Some of the smaller yes's I've taken on in the past few years that will be soon featured in the Crane Blog include:

-Do you want to raise chickens?

-Do you want to lead a Brownie Girl Scout Troop?

-Can you paint all of these mannequins?


Remember. Just say Yes.





How We Get By

What do YOU do? I get asked this a lot when meeting new people.. internally it causes a bit of a panic attack, mostly because I'm not sure how much time they have in their day for me to explain it. 

 

I recently attended/photographed a talk called "How We Get By" at Lesley University hosted by Tim Devin, Jason Pramas and Matt Kaliner. It featured a panel of 10 artist, as well as Mr. Devin himself,  talking about how they actually get by. It was a bit of an eye opener for me because I came to the realization that we were all, very much so, in the same boat.  One artist, Coelynn  McIninch, spoke about having a bevy of  jobs that , while they didn't particularly relate to her art, they certainly helped to fuel it. One of the things stuck with me so much, that it inspired me to take out my pens and watercolor pencils. "Never apologize for whatever it is you have to do to make your art".

 

 

I ended up being the photographer for the event as just a little over a month before, I'd shot Matt's wedding. Matt and I's friendship is more complex than just photographer/client, but through knowing him I agreed to shoot the event under the guise of exposure. I'm pretty well known for doing this for friends. While it's not always financially feasible, I do consider it to be part of my "art". The Honk! parade for instance.. While I was happy to share and use the photos to promote Somerville Open Studios (have I mentioned that I am also SOS2015's coordinator?) I absolutely enjoyed figuring out the most creative way to showcase the color, life, and excitement of the parade AS WELL AS showcasing what Somerville Open Studios has to offer. Those photos can be seen here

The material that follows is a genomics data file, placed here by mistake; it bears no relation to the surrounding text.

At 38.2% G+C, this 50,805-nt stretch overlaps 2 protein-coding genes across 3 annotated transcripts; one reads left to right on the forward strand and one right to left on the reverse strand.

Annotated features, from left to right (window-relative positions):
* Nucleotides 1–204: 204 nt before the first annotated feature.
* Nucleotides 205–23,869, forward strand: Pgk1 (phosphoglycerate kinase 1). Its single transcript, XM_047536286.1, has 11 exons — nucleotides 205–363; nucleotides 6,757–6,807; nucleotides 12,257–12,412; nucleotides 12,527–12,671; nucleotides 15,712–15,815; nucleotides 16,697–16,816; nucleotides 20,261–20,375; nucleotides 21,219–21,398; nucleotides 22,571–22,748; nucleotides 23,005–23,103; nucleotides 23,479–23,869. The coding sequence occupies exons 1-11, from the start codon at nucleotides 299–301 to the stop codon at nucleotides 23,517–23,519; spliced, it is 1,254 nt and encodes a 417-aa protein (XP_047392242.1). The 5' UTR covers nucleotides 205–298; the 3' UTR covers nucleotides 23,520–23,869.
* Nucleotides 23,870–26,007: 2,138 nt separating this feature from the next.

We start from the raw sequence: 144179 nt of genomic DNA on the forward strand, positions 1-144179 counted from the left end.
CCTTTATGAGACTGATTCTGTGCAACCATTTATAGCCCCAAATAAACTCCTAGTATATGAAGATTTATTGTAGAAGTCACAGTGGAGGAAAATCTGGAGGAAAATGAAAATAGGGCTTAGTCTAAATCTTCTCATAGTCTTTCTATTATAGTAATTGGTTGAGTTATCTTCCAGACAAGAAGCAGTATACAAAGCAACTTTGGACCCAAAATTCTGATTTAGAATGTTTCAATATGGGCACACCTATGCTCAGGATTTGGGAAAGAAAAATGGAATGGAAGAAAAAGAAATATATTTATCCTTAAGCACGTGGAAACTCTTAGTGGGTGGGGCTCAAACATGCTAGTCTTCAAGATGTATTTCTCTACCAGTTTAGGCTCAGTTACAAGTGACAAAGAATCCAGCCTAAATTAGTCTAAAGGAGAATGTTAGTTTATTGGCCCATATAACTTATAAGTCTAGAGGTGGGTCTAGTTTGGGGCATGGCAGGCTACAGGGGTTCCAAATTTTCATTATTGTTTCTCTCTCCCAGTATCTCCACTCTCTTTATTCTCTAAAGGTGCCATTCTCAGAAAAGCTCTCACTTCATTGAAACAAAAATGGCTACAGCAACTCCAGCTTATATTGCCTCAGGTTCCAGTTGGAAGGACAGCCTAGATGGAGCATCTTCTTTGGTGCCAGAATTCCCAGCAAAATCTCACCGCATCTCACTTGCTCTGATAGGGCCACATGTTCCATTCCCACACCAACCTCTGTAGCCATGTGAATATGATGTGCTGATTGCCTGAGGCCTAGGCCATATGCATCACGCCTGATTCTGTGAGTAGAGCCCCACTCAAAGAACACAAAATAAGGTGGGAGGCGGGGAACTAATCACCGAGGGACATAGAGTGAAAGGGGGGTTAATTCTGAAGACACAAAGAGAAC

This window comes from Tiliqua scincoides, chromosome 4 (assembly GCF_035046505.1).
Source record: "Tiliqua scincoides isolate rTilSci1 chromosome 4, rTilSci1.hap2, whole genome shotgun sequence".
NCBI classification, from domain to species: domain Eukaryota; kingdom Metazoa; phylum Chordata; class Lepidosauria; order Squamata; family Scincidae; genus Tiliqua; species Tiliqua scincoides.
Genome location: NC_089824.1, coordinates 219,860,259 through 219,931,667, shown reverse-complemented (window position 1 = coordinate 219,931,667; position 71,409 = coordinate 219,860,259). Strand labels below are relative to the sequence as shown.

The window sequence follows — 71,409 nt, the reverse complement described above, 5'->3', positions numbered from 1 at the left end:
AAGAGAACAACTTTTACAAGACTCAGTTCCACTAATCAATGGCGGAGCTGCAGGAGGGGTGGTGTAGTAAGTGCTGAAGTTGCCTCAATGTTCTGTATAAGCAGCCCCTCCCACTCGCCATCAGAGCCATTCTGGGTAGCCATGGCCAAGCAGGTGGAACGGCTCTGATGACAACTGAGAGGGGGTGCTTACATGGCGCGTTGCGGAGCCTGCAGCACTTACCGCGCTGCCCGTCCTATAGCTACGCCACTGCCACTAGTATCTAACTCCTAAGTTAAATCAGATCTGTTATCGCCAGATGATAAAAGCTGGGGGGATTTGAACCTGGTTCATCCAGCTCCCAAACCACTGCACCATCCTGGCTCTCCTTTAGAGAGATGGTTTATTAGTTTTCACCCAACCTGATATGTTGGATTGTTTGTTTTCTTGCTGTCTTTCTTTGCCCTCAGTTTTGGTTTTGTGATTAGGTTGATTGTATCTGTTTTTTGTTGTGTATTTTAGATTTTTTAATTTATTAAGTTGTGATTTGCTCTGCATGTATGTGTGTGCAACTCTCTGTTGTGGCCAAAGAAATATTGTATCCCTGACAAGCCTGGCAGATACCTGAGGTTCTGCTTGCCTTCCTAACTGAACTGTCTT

In the big picture, I've taken on many non-art jobs to help fund all of my art related jobs. The most notable being nanny, landlord (this is undoubtedly the most frustrating) and managing a little store in Cambridge called Hubba Hubba (this gets the vote for most entertaining). My art related work is expansive and ultimately gives me the most pleasure. Photographer, illustrator, graphic designer, painter, teacher.. The list can go on. 

 

The goal for my blog is to feature all of these projects and jobs that I take on to be an artist and to get by. They are always fun or at the very least interesting in some way or form. I hope you'll check in to see what's going on in studio. This summer promises to be a busy one. Coming up, a design for a custom beer label for an old friends wedding. 

 

 

Welcome to the Crane Blog!

Hello and welcome to the Crane Blog! I figured I'd start off by telling a bit about myself and what it is I actually do. 

My main job and passion is photography. I love capturing moments in time for families. My two favorite things to shoot are children's portraits and weddings/interesting events. I am always up for interesting photographic challenges!!

When I am not photographing children and events, I am usually creating something in some capacity. An "artistic tumbleweed", if you will. Painting, illustration, urban farming, DIY and sewing are just a few of the things I like to do. 

This blog will feature a lot of my artistic ventures whether they are photography related or just creative sharing and things I'm learning along the way. 

Stay tuned for more!!